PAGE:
A recent study reveals that Meditation DOESN’T make you a calmer person: Buddhist practice leaves people just as aggressive and prejudiced. I think it is high time we stop slavishly following the western trend to pick up some eastern practice out of context of its original teachings and then promote it as the panacea for every ailment.
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Stages towards Meditation
Patanjali, the Indian sage in his Yoga Sutras, the Eightfold Path of Yoga offers guidelines towards spiritual enlightenment. The first two steps towards improving our state of being are by following the Yamas and Niyamas. Yamas are things Not to Do, or restraints, while the Niyamas are things To Do or observances. They are the moral values necessary to reconnect us with our spiritual nature.
The basic five Yamas are Ahimsa: nonviolence, Satya: truthfulness, Asteya: nonstealing, Brahmacharya: continence, Aparigraha: non-covetousness. Every day if we are aware of our failings, mindful of our actions and words, we can move on to the next step, the Niyamas which are observances that help us to integrate our inner and outer experiences. The five Niyamas are Saucha: cleanliness, Samtosa: contentment, Tapas: heat; spiritual austerities, Svadhyaya: study of the sacred scriptures and of one’s self, Isvara pranidhana: surrender to God.
Once we inculcate Niyamas in our daily behavior and actions our mind is ready for the spiritual discipline of meditation. Without being aware of our failings and making an effort to rectify them we cannot really go into the presence of God – which is meditation. A wicked, angry or emotionally hurt heart will soon trip upon the negative thoughts and emotions that arise during meditation.
Dangers of an Unprepared Mind
Though meditation is considered to be safe for healthy people, there have been reports of meditation-induced psychosis. Meditation could cause or worsen symptoms in people who have certain psychiatric problems, however, this question has not been fully researched. The above moral disciplines are absolutely important to induce moral and disciplined states of mind.
Getting into meditation with unresolved emotional trauma could lead one to have to confront our dark painful experiences in a heightened state. This could lead to hallucinations and psychosis. Mental health problems simply do not go away with meditation. It can show you things that have been suppressed and hidden deep within your mind.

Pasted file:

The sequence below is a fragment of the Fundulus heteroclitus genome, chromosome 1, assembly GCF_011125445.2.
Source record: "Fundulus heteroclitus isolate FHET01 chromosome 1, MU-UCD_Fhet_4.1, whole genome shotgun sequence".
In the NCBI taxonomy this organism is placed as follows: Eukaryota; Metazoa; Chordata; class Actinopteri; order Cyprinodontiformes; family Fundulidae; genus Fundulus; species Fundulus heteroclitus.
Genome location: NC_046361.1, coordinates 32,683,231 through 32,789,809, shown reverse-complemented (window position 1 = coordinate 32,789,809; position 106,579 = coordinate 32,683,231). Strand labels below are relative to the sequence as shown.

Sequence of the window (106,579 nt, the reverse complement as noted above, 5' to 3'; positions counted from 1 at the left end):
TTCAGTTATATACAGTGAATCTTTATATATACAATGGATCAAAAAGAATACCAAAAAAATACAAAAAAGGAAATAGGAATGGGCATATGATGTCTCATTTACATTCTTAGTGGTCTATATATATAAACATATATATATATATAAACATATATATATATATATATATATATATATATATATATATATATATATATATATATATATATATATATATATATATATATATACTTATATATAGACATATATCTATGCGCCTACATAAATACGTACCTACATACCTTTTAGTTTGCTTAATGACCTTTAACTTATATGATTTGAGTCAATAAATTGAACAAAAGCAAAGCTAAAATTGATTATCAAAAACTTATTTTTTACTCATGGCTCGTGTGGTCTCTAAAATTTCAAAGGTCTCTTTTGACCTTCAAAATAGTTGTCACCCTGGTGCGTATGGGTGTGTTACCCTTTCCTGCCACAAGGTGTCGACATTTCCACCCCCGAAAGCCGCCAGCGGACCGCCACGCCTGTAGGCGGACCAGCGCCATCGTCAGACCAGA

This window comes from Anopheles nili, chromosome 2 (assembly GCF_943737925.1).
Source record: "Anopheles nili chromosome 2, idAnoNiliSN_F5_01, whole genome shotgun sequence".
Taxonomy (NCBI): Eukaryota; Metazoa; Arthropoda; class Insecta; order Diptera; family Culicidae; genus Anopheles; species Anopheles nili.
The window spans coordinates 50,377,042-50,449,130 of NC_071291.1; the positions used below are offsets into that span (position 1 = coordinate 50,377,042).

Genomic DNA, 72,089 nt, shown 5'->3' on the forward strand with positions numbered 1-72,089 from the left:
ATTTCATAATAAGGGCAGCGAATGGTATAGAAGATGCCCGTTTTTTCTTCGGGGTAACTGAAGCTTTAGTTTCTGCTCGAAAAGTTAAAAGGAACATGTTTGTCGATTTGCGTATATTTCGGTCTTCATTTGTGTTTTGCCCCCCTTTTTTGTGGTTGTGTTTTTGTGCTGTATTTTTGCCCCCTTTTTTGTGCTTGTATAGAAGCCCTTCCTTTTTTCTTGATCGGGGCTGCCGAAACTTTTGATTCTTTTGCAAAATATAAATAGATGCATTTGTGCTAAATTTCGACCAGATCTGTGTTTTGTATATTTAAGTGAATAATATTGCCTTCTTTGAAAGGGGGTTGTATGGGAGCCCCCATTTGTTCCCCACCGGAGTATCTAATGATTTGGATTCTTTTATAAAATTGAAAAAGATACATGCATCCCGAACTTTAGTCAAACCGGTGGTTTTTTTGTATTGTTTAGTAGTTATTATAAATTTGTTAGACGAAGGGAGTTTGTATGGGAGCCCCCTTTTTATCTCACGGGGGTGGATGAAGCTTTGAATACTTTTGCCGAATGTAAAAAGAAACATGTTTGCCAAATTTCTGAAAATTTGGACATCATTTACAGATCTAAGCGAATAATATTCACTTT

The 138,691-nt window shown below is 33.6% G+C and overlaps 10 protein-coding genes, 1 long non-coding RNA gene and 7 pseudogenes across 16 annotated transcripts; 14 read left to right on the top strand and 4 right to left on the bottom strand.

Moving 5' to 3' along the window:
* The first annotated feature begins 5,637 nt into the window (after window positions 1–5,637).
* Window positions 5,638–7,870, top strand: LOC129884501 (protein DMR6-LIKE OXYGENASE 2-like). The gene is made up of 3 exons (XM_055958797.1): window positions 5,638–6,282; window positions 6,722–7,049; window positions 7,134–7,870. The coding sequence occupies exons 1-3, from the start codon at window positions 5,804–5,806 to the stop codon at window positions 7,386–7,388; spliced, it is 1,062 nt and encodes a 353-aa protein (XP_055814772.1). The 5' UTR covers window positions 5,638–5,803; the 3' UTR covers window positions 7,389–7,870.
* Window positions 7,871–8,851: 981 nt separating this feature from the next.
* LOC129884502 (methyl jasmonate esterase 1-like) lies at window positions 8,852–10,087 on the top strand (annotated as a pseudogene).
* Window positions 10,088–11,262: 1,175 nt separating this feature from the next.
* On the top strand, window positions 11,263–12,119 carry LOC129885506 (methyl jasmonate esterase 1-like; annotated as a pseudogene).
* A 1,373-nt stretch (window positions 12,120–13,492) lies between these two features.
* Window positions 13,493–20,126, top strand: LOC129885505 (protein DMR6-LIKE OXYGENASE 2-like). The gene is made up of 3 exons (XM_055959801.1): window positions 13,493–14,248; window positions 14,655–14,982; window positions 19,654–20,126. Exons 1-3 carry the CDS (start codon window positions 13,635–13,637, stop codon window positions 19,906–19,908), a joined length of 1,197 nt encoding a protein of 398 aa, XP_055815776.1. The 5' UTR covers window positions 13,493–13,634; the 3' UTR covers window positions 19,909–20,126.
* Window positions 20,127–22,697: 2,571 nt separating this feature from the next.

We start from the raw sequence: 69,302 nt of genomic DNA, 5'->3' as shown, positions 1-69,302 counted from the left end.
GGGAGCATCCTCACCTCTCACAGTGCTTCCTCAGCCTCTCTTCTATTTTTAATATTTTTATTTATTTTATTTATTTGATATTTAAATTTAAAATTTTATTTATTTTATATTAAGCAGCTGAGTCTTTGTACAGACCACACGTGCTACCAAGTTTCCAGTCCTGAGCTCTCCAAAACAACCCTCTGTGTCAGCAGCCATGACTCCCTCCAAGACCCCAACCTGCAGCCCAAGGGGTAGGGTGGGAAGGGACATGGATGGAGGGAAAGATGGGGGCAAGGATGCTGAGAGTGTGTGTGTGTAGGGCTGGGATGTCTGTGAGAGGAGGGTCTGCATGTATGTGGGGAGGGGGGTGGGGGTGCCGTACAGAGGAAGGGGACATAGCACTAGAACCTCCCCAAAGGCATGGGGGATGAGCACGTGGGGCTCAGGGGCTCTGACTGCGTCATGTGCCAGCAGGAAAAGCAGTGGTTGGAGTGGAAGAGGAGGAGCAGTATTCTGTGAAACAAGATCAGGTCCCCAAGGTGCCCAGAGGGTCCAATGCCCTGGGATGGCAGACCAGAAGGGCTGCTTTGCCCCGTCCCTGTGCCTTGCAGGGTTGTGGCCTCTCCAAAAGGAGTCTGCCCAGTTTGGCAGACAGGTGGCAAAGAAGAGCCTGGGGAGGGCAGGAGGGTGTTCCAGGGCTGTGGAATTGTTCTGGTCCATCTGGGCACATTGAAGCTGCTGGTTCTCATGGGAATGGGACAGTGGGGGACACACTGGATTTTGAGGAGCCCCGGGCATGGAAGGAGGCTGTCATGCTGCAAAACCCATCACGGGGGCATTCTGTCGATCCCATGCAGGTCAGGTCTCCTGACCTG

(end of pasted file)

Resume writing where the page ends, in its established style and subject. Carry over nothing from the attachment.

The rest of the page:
A skillful teacher or guru is needed to guide one through that dark night of the soul, where our painful unconscious becomes conscious. Or else meditation could cause more damage than good.
Alternative Ways to Improve Well-being
Who has not felt her mood lifting when one receives a compliment, gift or a helping hand. Even small acts of kindness can change our mental states. Kind and loving acts increase the feel-good hormones serotonin and oxytocin, which helps increase our sense of trust, easing social connection and reduce anxiety. This effect has been observed in the giver of kindness, the receiver of kindness and the watcher of the kind act.
We need to understand that meditation and other mindful practices are not really the cure-all for all illnesses, loving-kindness could be one way to improve our mental state.
Each of us needs to understand what works for someone may not necessarily work for us. We have to be aware of our past histories and find a path that works for us. Meditation can help one heal, but it is probably best to come from within us. Don’t push yourself into something just because everyone is doing it.
If you’re not comfortable, it’s not for you. If you follow your inner wisdom then you are less likely to end up in a practice which is bad for you.
New Data on the Adverse Effects of Meditation and Mindfulness